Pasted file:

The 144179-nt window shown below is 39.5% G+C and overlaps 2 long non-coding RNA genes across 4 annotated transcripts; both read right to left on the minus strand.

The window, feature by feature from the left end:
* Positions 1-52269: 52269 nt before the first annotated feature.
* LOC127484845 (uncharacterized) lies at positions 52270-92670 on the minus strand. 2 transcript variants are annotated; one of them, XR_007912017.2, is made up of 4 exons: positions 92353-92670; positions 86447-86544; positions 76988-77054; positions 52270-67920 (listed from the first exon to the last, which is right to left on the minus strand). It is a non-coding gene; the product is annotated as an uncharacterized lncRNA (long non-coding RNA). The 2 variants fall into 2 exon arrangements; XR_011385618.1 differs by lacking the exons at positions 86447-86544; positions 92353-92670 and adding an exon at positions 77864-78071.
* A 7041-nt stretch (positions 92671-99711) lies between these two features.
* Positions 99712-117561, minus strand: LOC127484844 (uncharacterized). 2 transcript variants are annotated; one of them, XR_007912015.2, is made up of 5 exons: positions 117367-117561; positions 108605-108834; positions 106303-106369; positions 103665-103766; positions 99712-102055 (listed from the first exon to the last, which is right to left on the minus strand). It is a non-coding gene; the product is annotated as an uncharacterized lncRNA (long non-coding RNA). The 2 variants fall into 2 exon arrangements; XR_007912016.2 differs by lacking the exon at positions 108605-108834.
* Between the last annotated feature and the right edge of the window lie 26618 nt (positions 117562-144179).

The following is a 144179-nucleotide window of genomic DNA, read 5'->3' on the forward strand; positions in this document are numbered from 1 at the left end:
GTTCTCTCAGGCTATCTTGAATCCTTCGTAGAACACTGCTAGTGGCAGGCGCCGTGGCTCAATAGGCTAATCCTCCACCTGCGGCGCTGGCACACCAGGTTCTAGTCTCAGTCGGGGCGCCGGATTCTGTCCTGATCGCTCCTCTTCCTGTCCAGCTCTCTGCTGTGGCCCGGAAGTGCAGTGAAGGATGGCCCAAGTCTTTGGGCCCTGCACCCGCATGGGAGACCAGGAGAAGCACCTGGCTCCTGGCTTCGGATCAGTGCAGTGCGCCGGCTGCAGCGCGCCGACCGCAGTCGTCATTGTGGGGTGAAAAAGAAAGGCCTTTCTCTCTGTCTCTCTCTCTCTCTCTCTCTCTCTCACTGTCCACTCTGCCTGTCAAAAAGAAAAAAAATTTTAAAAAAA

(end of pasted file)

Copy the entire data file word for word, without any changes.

The 144179-nt window shown below is 39.5% G+C and overlaps 2 long non-coding RNA genes across 4 annotated transcripts; both read right to left on the minus strand.

The window, feature by feature from the left end:
* Positions 1-52269: 52269 nt before the first annotated feature.
* LOC127484845 (uncharacterized) lies at positions 52270-92670 on the minus strand. 2 transcript variants are annotated; one of them, XR_007912017.2, is made up of 4 exons: positions 92353-92670; positions 86447-86544; positions 76988-77054; positions 52270-67920 (listed from the first exon to the last, which is right to left on the minus strand). It is a non-coding gene; the product is annotated as an uncharacterized lncRNA (long non-coding RNA). The 2 variants fall into 2 exon arrangements; XR_011385618.1 differs by lacking the exons at positions 86447-86544; positions 92353-92670 and adding an exon at positions 77864-78071.
* A 7041-nt stretch (positions 92671-99711) lies between these two features.
* Positions 99712-117561, minus strand: LOC127484844 (uncharacterized). 2 transcript variants are annotated; one of them, XR_007912015.2, is made up of 5 exons: positions 117367-117561; positions 108605-108834; positions 106303-106369; positions 103665-103766; positions 99712-102055 (listed from the first exon to the last, which is right to left on the minus strand). It is a non-coding gene; the product is annotated as an uncharacterized lncRNA (long non-coding RNA). The 2 variants fall into 2 exon arrangements; XR_007912016.2 differs by lacking the exon at positions 108605-108834.
* Between the last annotated feature and the right edge of the window lie 26618 nt (positions 117562-144179).

The following is a 144179-nucleotide window of genomic DNA, read 5'->3' on the forward strand; positions in this document are numbered from 1 at the left end:
GTTCTCTCAGGCTATCTTGAATCCTTCGTAGAACACTGCTAGTGGCAGGCGCCGTGGCTCAATAGGCTAATCCTCCACCTGCGGCGCTGGCACACCAGGTTCTAGTCTCAGTCGGGGCGCCGGATTCTGTCCTGATCGCTCCTCTTCCTGTCCAGCTCTCTGCTGTGGCCCGGAAGTGCAGTGAAGGATGGCCCAAGTCTTTGGGCCCTGCACCCGCATGGGAGACCAGGAGAAGCACCTGGCTCCTGGCTTCGGATCAGTGCAGTGCGCCGGCTGCAGCGCGCCGACCGCAGTCGTCATTGTGGGGTGAAAAAGAAAGGCCTTTCTCTCTGTCTCTCTCTCTCTCTCTCTCTCTCTCACTGTCCACTCTGCCTGTCAAAAAGAAAAAAAATTTTAAAAAAA